There is no guarantee that trades proposed and accepted by a mock simulator reflect the real world (if you want to call the NFL draft the real world). But we can do a test. In 2021 Dave Gettleman traded the No. 11 pick to Chicago for the No. 20 and No. 164 picks, plus the Bears’ Round 1 and Round 4 picks in 2022. Do mock simulators create trades like that?
I selected the Tennessee Titans, who have the No. 11 pick this year, in the PFN simulator. When it reached the Titans’ pick, it offered three trades, two of which included picks in the 2024 draft:
In both cases the Titans would get a 2024 Round 1 pick for moving down further than the Giants actually did in 2021. In both cases they got one additional pick higher in the draft than the No. 164 the Giants actually got. But in both cases they only got one future pick, and in one case they had to give up an additional 2021 pick. The actual Giants-Bears trade seems to be at least as good as these if not better.
In the PFF simulator I found a willing trading partner for the Titans in the Eagles (talk about art imitating life):
In this case the trade-down is all the way down to the No. 30 pick, and the Titans also get the No. 94 pick in the current draft and first and fourth round picks in 2024. This is pretty close to the parameters of the Giants-Bears trade since the lower Round 1 pick this year is partly offset by the higher later round pick. But unless you think the Eagles are going to finish with a 4-13 record and the No. 7 pick next year, the 2024 draft haul in this trade is weaker than what the Giants got.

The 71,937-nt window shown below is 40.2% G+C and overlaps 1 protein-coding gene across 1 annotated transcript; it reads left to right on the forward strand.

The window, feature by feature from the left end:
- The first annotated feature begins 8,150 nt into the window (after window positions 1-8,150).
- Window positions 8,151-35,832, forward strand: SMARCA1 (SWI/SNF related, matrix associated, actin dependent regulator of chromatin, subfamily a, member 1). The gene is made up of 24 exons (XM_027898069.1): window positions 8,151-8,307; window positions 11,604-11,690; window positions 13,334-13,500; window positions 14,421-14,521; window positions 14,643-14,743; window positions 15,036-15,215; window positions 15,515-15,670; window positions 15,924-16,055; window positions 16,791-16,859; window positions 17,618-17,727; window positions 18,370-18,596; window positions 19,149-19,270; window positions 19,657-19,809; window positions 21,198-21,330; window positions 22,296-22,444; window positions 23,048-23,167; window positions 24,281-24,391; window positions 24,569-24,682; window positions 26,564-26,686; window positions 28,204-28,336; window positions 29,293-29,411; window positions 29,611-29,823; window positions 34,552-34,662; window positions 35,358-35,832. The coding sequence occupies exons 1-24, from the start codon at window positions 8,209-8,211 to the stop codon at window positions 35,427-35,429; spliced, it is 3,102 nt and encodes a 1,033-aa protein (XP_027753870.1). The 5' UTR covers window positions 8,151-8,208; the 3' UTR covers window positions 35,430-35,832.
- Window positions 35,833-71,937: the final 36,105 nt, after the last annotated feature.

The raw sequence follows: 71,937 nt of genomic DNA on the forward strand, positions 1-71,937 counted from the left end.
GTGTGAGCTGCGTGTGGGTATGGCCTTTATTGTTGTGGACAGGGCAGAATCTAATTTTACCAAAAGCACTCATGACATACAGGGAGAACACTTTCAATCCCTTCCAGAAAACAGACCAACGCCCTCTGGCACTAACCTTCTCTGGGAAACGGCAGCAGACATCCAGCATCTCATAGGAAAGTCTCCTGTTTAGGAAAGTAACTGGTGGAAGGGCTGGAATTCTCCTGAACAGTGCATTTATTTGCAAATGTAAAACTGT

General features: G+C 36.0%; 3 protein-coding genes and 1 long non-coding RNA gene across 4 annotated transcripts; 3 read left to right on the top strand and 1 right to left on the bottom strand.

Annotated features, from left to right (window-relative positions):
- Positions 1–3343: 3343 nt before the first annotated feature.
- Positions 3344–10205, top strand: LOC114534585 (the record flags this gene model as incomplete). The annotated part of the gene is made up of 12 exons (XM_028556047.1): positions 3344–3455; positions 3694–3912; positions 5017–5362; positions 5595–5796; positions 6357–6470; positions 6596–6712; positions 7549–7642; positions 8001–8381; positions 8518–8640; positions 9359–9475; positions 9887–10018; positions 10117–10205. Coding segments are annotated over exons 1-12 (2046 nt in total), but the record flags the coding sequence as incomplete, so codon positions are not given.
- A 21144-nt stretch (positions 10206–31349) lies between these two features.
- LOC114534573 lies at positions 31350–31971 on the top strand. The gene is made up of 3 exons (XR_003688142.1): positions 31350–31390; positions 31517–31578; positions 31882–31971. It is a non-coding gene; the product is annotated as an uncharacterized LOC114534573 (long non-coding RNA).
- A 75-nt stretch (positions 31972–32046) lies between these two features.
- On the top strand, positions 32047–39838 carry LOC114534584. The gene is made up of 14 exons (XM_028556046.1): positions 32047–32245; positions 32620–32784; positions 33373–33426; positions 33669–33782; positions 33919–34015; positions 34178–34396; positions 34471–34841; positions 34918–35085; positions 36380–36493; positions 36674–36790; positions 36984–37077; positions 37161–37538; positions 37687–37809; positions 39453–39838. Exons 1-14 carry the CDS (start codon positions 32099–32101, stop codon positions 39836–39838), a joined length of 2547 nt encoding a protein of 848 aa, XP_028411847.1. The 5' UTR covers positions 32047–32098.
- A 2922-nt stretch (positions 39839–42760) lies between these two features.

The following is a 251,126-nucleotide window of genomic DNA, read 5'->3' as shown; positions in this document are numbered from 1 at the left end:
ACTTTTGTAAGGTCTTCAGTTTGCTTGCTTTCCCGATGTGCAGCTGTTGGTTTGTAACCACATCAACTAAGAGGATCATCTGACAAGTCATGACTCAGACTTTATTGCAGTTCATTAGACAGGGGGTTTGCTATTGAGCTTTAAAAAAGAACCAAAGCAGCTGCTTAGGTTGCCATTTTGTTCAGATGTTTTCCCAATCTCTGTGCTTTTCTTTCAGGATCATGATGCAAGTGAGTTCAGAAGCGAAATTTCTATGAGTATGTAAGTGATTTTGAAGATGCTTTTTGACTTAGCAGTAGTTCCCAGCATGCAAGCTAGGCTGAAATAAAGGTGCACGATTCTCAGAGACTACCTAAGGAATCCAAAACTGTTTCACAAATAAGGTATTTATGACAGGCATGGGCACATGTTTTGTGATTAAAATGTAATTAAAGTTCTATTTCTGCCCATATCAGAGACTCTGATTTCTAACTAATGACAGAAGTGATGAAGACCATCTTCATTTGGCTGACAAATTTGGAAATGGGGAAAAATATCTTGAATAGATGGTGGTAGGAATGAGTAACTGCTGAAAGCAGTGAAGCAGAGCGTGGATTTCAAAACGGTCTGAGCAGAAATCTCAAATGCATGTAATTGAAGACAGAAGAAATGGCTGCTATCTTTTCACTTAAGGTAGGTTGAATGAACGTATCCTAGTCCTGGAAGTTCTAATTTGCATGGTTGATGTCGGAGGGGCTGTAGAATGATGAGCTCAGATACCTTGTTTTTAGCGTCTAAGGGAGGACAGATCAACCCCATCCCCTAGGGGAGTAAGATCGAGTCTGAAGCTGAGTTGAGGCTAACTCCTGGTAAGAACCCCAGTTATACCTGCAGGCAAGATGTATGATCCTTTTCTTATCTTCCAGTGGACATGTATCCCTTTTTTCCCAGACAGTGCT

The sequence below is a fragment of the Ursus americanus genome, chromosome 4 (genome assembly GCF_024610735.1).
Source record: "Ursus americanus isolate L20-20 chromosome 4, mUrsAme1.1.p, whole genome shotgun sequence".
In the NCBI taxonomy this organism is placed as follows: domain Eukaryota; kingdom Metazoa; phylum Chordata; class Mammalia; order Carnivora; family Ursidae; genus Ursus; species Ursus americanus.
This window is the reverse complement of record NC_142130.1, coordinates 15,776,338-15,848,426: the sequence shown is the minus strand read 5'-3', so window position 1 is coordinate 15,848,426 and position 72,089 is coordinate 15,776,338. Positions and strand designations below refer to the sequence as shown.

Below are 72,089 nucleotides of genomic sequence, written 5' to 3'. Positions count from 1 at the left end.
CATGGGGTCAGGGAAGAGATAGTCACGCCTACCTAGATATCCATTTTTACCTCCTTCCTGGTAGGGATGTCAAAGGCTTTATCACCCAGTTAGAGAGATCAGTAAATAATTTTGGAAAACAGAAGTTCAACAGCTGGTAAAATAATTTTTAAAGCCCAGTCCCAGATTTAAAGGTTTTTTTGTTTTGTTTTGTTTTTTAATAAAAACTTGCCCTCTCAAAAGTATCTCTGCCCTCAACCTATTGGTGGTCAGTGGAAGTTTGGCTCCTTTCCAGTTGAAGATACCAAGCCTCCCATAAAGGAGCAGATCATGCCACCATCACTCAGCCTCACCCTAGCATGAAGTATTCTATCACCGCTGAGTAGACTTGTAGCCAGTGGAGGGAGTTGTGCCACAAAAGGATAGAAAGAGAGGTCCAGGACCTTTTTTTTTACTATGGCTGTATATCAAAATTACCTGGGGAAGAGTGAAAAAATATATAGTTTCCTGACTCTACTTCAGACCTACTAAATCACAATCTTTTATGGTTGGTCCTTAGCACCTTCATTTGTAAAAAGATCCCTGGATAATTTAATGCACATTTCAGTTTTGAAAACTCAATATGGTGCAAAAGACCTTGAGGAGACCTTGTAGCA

The NFL Mock Draft Database simulator offered two trade-downs involving future picks that were somewhat similar to the Giants-Bears trade:
Both trades involved a bit less of a trade-down in the current draft, but one did not include an extra pick in the current draft and neither offered a Round 1 pick in 2024 as the Giants received.
These examples suggest that whatever the quirks of the mock draft simulators, they are doing something not too far from reality much of the time when it comes to trades. This is not a good year for the Giants to try to get an extra Round 1 pick in 2024, because having the No. 25 pick to work with appears to rule that out. But an additional 2024 Round 2 pick is clearly a possibility, as are additional picks in multiple rounds next year.
Many Giants fans lament Gettleman passing on Micah Parsons or Rashawn Slater to make the trade with the Bears. But as the tweet at the top of this article indicates, the Giants now have Evan Neal, Daniel Bellinger, and Darren Waller as the fruits of that trade, with a sixth-round pick yet to come and the possibility that the trade-up for Aaron Robinson will yield a significant contributor to the secondary.
Maybe Evan Neal will never be the player his pedigree suggested. Maybe Daniel Bellinger will only be an ordinary tight end. Maybe Darren Waller will never again be the player he was in 2020. Those are the risks you take in any trade. Time will tell. But if Schoen is as forward-looking as he seems to be, don’t be surprised if he risks a little bit of present capital to build a sustainable draft future for the Giants.